Could M-Files have prevented the destruction of the Death Star?
With the DVD release of “Star Wars VII: The Force Awakens” and the production of the next two thirds of the new trilogy underway, how could the Star Wars universe take some ideas from the real world and apply them to a galaxy far far away?
Take for instance Quality Management Systems (QMS) and the construction of the first Death Star from “Star Wars IV: A New Hope”. If the Galactic Empire used M-Files for quality management, would the Rebel Alliance still have been able to destroy the Death Star?
The Rebel Alliance learned of the construction project for the Death Star through an informant and formed a strategy to steal the blueprints so they could examine them for vulnerabilities, the premise of which is being used for the first Star Wars spinoff movie Rogue One. There were multiple plans and parties involved in this operation. Toprawan Rebels gained most of the tech specs before they could be transferred to the Imperial Information Centre — a former Stormtrooper stole the rest. When combined, the two sets formed a complete schematic of the Death Star.
If the Galactic Empire was using M-Files, they would have been able to lock down security on the plans so that only the Death Star’s architect, Bevel Lemelisk, and senior Empire officials could access them. The fact that multiple parties were able to access and download the plans was clearly a violation of document control best practices and a serious data breach. Furthermore, if the Imperial Information Centre were conducting timely internal audits, they would have realised that the plans were stolen/copied and put extreme measures in place to guard against sabotage of the Death Star project.
The Death Star’s architect had quite a challenge on his hands. He needed to design thermal exhaust ports large enough to vent exhaust from a moon sized battle station with a laser powerful enough to blow up a planet. Who knows what type of good manufacturing practices or Galactic ISO guidelines Lemelisk had to use, as this was the very first Death Star. However, there were some design best practices that the architectural team ignored that might have thwarted the negative outcome.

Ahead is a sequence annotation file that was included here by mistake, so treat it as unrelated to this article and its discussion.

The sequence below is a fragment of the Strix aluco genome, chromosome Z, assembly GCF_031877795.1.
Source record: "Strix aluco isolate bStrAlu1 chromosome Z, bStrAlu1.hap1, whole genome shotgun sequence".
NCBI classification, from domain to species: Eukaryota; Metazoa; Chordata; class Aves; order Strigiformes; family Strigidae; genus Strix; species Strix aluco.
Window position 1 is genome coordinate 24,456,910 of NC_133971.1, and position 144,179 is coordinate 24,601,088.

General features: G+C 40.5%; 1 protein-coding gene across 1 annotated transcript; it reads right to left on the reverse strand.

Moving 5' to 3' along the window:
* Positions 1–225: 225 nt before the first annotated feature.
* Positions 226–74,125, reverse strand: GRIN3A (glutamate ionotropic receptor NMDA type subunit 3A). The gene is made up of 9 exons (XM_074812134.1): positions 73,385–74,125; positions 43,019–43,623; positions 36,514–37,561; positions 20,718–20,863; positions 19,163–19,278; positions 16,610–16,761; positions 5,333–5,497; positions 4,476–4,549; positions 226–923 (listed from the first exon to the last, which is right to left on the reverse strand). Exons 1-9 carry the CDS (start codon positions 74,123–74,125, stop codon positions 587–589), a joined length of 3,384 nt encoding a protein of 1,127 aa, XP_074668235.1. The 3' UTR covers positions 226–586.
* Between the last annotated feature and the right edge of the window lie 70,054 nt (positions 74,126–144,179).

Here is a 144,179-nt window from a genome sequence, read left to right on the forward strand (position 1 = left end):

“I’m envisioning one as ‘Orbital Battle Station Best Practice A12568: Ensure there is no open, straight channel/port from environment/space to reactor core,’” says David Stanley, product manager, M-Files. “Because Orbital Battle Stations need to be battle-ready, Lemelisk kept the port that led directly to the reactor system only two meters wide. He also, sensibly, ensured it was ray-shielded. Fatally, however he didn’t consider another weapon type: the photon torpedo. For those of you who aren’t Star Wars fans, photon torpedoes were dropped into this port, which caused the chain reaction leading to the destruction of the Death Star.
If the Galactic Empire Death Star Project had used M-Files QMS as part of their manufacturing process, a number of factors would have made sure the Death Star was adequately protected.
o The Galactic Empire Quality Team would have recorded a risk of there being both laser cannons and torpedo fire during a battle.
o During the content approval of the plans, the plans would likely have been rejected because all potential risks weren’t being addressed.
o If the flaw had snuck through the design approval process, there would have been several audits during the construction process and a Non-Conformance would have been recorded regarding the exhaust port and a Corrective Action created to make sure it was properly re-configured.
o By using M-Files QMS, the Galactic Empire Quality Team would have been able to have full visibility and traceability from the plans creation and who missed the original error, through to the audit that found the problem, the actions taken to resolve it and even to the next version of the plans that included the updated design.
M-Files certainly isn’t rooting for the Dark Side, however had the Galactic Empire used M-Files QMS they would have been able to protect the Death Star and the Rebel Alliance would never have won the Battle of Yavin.